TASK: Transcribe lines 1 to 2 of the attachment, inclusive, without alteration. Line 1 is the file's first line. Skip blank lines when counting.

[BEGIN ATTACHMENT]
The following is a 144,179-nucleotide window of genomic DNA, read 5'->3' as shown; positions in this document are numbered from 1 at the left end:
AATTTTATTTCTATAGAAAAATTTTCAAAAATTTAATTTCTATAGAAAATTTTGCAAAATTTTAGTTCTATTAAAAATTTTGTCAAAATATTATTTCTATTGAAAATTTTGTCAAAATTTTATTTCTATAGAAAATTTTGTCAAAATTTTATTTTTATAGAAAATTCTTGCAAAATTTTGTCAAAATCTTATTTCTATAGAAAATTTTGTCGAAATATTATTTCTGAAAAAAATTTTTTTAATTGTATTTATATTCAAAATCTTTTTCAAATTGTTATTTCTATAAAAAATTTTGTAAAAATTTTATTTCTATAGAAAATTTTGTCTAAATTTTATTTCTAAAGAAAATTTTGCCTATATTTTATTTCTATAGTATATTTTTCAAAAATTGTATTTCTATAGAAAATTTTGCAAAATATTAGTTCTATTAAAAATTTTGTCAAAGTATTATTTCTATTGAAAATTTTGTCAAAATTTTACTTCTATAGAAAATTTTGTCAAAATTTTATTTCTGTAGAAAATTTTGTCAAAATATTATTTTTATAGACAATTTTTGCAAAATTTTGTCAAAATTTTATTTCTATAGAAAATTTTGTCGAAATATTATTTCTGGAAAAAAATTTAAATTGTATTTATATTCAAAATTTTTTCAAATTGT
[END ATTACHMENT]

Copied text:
The following is a 144,179-nucleotide window of genomic DNA, read 5'->3' as shown; positions in this document are numbered from 1 at the left end:
AATTTTATTTCTATAGAAAAATTTTCAAAAATTTAATTTCTATAGAAAATTTTGCAAAATTTTAGTTCTATTAAAAATTTTGTCAAAATATTATTTCTATTGAAAATTTTGTCAAAATTTTATTTCTATAGAAAATTTTGTCAAAATTTTATTTTTATAGAAAATTCTTGCAAAATTTTGTCAAAATCTTATTTCTATAGAAAATTTTGTCGAAATATTATTTCTGAAAAAAATTTTTTTAATTGTATTTATATTCAAAATCTTTTTCAAATTGTTATTTCTATAAAAAATTTTGTAAAAATTTTATTTCTATAGAAAATTTTGTCTAAATTTTATTTCTAAAGAAAATTTTGCCTATATTTTATTTCTATAGTATATTTTTCAAAAATTGTATTTCTATAGAAAATTTTGCAAAATATTAGTTCTATTAAAAATTTTGTCAAAGTATTATTTCTATTGAAAATTTTGTCAAAATTTTACTTCTATAGAAAATTTTGTCAAAATTTTATTTCTGTAGAAAATTTTGTCAAAATATTATTTTTATAGACAATTTTTGCAAAATTTTGTCAAAATTTTATTTCTATAGAAAATTTTGTCGAAATATTATTTCTGGAAAAAAATTTAAATTGTATTTATATTCAAAATTTTTTCAAATTGT